Text description provided by the architects. Knight Architects has completed St Philips Footbridge across the River Avon in Bristol; a new pedestrian and cycle bridge providing improved connectivity to Temple Island behind Temple Meads railway station, which will be developed into a new townscape in the coming years.
The footbridge, designed by Knight Architects and Jacobs (formerly CH2M) on behalf of Bristol City Council, provides a high-quality piece of infrastructure as an additional pedestrian/cycle connection to the Temple Island site. In doing so, it offers an innovative solution to a complex crossing problem: the connection of two banks of the River Avon with a significant difference in height, appearance and architectural quality.
The 50m-span bridge is a steel beam structure with a forked plan, providing an accessible ramp and a staircase to maximise functionality. The bridge ends have very different characteristics – a tall, historic stone wall on the west and a low, natural green slope on the east – which have resulted in the unusual and striking design. The sculpted shape and horizontal underside of the bridge masks the constant gradient of the walking surface, thereby avoiding the intrusive ramp appearance which a bridge with these challenging constraints might normally have.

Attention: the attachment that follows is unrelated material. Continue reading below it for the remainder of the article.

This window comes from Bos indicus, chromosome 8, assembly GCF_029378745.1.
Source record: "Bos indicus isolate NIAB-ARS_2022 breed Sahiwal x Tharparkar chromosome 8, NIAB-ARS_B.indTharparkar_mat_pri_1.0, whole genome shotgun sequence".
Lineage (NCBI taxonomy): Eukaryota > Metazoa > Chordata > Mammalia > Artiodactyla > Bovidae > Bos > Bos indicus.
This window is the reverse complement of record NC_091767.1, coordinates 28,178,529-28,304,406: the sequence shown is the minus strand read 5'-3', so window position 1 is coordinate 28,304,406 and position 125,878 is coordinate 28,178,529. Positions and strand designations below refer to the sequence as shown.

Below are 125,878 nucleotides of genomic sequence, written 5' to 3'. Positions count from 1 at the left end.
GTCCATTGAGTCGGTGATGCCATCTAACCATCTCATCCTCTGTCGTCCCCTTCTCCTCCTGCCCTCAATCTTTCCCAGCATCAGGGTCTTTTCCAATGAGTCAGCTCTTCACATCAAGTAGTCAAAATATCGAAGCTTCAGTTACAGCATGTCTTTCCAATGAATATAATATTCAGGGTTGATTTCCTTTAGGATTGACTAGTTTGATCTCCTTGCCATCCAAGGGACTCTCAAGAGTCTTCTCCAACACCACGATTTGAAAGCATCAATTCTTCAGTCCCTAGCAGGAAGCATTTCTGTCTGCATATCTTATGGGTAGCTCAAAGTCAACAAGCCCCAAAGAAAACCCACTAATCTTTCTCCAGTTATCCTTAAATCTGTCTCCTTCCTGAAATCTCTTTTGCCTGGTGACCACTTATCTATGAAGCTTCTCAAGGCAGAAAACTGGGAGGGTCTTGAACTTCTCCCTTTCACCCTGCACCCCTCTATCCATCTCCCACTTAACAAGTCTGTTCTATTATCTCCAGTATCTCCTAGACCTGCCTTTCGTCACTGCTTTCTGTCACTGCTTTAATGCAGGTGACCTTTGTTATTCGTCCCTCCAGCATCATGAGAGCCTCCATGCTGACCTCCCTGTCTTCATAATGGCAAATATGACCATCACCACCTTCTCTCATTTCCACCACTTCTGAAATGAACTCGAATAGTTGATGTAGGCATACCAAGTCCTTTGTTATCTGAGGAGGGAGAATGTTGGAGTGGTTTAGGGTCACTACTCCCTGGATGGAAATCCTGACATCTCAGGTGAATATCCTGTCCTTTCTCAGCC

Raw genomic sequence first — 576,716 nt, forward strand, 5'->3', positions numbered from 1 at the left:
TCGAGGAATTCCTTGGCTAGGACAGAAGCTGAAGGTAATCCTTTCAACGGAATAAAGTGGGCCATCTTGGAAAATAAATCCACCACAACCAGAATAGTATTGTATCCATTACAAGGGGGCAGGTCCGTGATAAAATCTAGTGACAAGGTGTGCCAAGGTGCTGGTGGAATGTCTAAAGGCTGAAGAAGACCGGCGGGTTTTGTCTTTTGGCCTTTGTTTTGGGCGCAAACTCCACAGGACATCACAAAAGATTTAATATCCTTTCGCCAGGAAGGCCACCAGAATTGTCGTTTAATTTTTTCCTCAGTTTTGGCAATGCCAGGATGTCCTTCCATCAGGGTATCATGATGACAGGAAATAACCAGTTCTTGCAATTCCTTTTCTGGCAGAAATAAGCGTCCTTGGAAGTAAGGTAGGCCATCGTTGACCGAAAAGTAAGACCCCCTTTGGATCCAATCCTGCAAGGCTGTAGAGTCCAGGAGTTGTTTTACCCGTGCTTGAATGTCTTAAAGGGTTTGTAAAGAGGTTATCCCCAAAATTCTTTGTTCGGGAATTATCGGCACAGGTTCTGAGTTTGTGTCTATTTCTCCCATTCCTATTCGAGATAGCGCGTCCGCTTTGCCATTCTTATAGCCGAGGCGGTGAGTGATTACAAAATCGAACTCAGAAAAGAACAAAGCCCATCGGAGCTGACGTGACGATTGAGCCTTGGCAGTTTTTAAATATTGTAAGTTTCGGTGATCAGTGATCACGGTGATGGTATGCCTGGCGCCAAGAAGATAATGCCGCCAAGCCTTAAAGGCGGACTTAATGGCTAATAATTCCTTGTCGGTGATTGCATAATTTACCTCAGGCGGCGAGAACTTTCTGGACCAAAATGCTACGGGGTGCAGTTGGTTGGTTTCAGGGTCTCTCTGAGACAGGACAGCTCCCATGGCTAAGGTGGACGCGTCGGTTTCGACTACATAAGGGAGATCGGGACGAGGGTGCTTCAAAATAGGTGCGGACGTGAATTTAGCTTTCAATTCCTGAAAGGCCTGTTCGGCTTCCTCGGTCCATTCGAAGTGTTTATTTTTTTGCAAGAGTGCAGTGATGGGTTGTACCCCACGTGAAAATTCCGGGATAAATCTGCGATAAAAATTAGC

At the Temple Island end, there is sufficient space to naturally combine pedestrian and cycle flows with the structure sitting well above the water level. At the east bank, the area is much more restricted, and the structure can be affected by floods. The structure divides before reaching the bank, the structural depth is minimised (having simply supported ends) and a U‐shaped cross section is used. The forked geometry naturally guides people along the desired lines and provides options for potential future connections.
As a result of the holistic architectural, functional and structural approach, the compact design appears simple and elegant. The form is clearly legible for users and viewers, including within the context of the two existing bridges in the vicinity, and the solid (but slender) geometry makes it a quiet addition to an eclectic townscape, bringing visual order to the composition.